The Carnegie Building, Pery Square: Library, Museum, Art Gallery, 1906 – 2014
A talk by Historian Dr. John Logan
Limerick City Gallery of Art
From 2pm on Saturday 4th October
On Saturday 4th October, Historian Dr. John Logan will give a free talk on the fascinating history of the Carnegie Building, Pery Square. , Join us as we uncover the changing roles of the Carnegie Building that now plays host to contemporary art exhibitions and a permanent collection as Limerick City Galley of Art. This talk is followed by a special walking tour, highlighting some of the architectural features of the building and revealing some of the stories they have to share with us.
Places are limited so booking is essential, for further information please contact the gallery reception.
Telephone: 061 310633 or email [email protected]
About the Carnegie Building
The historic Neo-Hiberno-Romanesque Carnegie Building, 1906, is located adjacent to the People’s Park and on the 19th century, Georgian styled, Pery Square in Limerick City. The building was funded by Andrew Carnegie (1835 – 1919) as Carnegie Free Library and Museum.
In 1936 a group of prominent Limerick politicians, artists and patrons established the first Limerick City Collection of Art from various donations and bequests. In 1948 an extension to the rear of Limerick Free Library and Museum became the home to the City Collection as the Limerick Free Art Gallery. In 1985 the Library and Museum were transferred to larger buildings. LCGA has since occupied the entire Carnegie Building, undergoing a major renovation and expansion in 1999 and in 2010/11.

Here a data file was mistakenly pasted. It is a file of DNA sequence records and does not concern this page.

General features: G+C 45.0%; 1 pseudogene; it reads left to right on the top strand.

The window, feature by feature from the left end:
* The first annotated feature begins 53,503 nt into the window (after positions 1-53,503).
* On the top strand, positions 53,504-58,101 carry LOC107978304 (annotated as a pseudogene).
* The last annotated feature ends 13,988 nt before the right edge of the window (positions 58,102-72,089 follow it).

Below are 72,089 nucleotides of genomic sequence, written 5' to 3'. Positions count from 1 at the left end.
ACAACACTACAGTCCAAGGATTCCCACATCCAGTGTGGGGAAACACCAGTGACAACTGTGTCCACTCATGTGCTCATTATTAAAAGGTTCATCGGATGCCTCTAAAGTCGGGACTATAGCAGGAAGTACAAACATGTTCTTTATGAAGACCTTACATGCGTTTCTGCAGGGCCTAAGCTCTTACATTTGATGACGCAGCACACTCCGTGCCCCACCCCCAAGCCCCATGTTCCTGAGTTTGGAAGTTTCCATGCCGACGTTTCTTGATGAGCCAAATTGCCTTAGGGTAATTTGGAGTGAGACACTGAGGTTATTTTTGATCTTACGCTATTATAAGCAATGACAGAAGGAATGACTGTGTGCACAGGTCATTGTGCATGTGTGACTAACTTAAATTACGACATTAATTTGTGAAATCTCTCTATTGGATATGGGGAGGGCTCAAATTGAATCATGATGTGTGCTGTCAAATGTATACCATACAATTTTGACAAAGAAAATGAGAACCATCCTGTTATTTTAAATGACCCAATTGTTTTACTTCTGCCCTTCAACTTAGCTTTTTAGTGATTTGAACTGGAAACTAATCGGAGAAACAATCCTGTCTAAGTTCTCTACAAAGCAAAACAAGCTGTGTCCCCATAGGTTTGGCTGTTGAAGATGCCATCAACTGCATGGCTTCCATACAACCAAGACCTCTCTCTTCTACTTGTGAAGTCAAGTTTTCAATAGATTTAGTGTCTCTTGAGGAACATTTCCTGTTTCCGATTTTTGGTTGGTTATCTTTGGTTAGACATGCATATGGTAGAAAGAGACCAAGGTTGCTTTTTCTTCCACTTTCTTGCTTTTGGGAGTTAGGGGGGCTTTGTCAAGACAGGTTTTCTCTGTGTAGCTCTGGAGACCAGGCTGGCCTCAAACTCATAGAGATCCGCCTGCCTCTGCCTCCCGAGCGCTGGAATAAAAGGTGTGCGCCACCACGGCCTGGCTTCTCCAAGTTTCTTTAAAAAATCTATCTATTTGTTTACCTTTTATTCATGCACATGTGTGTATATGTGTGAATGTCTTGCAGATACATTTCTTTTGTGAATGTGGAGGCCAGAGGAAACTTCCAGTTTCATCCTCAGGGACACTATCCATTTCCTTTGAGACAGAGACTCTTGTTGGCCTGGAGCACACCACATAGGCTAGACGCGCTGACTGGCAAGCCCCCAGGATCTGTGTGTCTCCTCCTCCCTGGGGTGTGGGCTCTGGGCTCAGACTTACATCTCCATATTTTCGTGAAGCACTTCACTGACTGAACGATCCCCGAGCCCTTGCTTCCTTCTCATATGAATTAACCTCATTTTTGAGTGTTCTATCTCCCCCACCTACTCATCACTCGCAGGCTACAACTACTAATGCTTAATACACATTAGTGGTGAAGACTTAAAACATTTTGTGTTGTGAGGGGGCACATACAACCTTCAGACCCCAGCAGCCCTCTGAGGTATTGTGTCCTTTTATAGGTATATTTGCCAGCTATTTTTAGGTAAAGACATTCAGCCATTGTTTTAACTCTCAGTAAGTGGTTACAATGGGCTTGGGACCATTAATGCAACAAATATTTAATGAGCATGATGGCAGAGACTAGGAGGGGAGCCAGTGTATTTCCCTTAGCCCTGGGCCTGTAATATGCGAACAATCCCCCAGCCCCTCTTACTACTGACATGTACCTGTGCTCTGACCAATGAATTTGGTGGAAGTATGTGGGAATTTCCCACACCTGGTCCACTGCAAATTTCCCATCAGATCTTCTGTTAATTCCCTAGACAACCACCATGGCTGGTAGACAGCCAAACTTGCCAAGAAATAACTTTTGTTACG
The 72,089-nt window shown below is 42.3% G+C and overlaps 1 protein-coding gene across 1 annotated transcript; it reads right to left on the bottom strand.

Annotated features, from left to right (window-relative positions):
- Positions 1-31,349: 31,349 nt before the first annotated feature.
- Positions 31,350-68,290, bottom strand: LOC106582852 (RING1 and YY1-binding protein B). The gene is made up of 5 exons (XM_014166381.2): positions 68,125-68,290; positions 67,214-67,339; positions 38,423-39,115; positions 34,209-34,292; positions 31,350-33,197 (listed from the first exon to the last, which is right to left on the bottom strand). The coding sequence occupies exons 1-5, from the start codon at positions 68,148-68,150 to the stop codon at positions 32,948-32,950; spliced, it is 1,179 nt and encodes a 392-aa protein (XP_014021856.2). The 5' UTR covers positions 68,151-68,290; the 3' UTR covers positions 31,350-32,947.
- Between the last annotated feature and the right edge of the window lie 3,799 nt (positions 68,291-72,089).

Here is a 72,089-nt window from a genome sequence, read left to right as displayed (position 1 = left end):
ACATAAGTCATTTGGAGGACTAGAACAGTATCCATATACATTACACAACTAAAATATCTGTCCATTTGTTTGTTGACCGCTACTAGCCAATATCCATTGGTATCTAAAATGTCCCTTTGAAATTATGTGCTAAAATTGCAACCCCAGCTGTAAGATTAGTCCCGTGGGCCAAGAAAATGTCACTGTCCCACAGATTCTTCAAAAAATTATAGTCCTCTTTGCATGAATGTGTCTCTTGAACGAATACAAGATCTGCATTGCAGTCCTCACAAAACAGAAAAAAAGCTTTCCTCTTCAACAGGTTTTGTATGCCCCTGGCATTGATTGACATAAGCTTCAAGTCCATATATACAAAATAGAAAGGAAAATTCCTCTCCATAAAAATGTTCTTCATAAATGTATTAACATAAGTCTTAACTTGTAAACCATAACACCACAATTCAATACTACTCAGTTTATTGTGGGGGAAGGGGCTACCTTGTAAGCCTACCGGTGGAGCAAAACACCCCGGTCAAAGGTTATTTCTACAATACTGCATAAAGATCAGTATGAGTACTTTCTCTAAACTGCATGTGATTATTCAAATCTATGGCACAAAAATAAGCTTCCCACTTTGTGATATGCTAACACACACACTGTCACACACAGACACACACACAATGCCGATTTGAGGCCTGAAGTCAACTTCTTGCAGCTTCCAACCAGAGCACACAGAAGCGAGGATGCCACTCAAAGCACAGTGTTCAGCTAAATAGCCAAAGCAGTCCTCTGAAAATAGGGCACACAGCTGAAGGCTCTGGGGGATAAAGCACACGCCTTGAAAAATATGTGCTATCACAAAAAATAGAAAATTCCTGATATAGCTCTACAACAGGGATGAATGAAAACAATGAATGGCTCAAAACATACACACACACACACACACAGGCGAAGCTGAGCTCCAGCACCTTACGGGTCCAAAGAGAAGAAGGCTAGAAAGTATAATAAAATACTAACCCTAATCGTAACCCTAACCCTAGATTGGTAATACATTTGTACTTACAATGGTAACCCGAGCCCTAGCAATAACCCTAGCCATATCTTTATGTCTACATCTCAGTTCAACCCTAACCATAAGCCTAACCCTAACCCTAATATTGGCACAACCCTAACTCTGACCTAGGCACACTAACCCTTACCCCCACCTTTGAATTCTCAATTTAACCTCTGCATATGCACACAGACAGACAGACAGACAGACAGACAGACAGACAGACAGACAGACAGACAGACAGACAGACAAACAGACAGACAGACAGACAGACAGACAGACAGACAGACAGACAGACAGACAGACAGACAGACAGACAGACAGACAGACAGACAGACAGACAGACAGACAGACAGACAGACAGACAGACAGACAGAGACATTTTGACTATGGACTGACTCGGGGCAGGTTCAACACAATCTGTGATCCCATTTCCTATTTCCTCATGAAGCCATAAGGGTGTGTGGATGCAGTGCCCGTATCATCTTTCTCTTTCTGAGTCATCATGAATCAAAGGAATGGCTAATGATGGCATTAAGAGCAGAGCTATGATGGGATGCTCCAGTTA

In 2008 LCGA celebrated its sixtieth birthday and in 2009 work commenced on the largest addition to the Carnegie Building since its opening a century before. Limerick’s municipal art collection is one of the finest in the country outside Dublin. Fittingly, the seventy-fifth anniversary of its foundation has been marked by the official opening of the newly extended LCGA on 16th January 2012 by Jimmy Deenihan TD, Minister for Arts, Heritage and the Gaeltacht.
In 2012, the Carnegie Building (a protected structure) re-opened with the extended three sides into the People’s Park to house a new storage space for the permanent collection, a café social space, a workshop area and additional public facilities. The scale of the redevelopment necessitated the closure of LCGA for a over a year, during which parts of the collection were exhibited in Istabraq Hall, Limerick City Hall and the Hunt Museum.
For more on Limerick City Gallery of Art visit their website here!